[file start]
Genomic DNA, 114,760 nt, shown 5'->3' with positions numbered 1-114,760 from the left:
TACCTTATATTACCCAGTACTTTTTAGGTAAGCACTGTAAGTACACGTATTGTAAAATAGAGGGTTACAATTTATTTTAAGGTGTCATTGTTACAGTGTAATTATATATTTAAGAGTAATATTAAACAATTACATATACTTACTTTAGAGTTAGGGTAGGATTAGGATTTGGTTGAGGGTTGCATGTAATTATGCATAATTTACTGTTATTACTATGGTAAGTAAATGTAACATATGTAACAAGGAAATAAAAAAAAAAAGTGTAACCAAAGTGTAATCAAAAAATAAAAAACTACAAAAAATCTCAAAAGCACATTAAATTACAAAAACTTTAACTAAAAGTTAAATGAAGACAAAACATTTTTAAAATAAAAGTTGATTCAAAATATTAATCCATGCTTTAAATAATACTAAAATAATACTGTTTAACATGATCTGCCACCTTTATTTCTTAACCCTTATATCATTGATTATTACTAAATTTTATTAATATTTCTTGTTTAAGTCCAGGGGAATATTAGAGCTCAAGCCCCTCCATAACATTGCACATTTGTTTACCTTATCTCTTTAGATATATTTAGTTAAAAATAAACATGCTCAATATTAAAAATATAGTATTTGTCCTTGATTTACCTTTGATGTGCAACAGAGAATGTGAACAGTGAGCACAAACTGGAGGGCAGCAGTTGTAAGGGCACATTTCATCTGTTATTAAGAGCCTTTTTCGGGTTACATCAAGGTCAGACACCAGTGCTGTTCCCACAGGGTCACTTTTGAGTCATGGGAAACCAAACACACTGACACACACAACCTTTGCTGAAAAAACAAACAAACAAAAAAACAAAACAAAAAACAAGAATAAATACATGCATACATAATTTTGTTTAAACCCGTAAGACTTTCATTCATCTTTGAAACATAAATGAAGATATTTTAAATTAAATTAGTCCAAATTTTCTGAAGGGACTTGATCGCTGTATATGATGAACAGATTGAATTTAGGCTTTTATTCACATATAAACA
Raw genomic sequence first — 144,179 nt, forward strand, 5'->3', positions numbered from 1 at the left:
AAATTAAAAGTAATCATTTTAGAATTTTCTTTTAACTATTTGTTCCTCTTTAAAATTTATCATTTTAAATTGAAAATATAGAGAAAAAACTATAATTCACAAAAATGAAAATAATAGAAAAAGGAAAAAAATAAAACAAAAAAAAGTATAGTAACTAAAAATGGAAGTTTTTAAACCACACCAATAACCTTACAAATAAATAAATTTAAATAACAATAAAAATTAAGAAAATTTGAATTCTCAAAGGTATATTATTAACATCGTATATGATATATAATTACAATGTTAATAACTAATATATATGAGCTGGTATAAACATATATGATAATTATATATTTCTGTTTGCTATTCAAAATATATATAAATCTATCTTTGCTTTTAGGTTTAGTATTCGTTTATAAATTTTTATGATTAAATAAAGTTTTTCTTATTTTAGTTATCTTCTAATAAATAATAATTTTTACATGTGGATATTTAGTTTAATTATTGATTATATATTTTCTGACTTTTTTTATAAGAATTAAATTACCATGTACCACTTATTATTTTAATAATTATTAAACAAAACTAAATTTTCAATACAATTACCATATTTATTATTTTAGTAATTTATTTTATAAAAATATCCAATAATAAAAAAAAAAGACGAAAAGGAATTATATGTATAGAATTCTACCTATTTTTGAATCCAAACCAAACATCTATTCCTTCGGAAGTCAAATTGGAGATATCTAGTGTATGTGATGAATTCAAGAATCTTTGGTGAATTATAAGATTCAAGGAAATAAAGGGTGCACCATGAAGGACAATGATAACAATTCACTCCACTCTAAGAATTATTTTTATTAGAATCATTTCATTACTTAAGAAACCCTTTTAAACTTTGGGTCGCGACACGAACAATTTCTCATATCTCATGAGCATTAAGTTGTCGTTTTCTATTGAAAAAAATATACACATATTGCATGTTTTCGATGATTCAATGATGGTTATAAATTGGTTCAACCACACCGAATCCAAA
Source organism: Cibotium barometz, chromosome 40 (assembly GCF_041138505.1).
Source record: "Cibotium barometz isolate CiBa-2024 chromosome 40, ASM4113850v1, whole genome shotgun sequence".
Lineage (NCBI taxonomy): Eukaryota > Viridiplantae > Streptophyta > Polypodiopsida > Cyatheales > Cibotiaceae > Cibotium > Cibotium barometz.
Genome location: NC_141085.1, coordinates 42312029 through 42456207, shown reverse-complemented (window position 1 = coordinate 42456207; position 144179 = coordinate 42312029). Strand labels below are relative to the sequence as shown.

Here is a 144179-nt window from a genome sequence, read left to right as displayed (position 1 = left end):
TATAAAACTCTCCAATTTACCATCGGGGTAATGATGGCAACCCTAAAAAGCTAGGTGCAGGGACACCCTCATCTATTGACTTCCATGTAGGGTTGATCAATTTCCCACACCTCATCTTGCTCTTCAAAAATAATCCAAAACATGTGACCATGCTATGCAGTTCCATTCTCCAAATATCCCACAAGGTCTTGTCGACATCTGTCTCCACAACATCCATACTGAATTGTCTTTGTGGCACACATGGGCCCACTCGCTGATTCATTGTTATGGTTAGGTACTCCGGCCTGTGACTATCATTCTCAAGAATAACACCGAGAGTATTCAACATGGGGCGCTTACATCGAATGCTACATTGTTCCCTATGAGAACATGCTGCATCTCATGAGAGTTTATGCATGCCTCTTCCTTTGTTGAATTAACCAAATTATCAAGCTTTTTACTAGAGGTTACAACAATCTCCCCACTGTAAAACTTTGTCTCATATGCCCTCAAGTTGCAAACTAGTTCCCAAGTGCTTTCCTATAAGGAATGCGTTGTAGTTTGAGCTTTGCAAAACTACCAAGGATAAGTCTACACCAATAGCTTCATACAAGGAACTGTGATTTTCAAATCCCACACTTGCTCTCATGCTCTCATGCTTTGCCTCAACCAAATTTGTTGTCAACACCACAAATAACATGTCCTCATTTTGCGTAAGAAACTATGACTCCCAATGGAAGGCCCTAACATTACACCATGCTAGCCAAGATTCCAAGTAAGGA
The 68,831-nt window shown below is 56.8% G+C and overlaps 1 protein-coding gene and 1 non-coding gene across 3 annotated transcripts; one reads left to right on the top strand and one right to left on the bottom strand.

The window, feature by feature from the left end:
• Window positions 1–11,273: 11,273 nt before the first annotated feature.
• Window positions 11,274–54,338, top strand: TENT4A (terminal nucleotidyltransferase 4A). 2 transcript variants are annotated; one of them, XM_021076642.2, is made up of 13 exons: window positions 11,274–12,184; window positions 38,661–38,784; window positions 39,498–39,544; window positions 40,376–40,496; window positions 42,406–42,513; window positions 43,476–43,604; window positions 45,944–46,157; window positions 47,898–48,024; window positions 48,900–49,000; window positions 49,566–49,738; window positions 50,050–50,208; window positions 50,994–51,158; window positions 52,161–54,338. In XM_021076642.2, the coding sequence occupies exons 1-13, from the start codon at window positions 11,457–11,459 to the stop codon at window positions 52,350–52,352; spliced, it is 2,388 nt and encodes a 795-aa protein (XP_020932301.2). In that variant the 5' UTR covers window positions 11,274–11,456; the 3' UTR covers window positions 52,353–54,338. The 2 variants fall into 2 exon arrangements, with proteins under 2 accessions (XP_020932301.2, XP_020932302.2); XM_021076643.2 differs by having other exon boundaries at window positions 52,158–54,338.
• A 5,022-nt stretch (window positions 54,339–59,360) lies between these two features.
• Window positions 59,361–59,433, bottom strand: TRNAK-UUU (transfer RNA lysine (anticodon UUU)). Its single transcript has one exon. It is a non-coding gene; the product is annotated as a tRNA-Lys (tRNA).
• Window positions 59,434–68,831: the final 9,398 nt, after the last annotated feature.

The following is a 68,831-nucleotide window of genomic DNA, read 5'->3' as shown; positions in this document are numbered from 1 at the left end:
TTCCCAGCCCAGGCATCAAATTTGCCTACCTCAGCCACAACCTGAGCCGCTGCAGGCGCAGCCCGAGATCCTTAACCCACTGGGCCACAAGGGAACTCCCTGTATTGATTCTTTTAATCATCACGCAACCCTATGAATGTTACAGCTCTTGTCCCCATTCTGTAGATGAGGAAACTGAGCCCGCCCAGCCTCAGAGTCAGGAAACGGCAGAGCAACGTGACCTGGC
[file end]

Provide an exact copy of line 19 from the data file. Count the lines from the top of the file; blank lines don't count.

TTCCCAGCCCAGGCATCAAATTTGCCTACCTCAGCCACAACCTGAGCCGCTGCAGGCGCAGCCCGAGATCCTTAACCCACTGGGCCACAAGGGAACTCCCTGTATTGATTCTTTTAATCATCACGCAACCCTATGAATGTTACAGCTCTTGTCCCCATTCTGTAGATGAGGAAACTGAGCCCGCCCAGCCTCAGAGTCAGGAAACGGCAGAGCAACGTGACCTGGC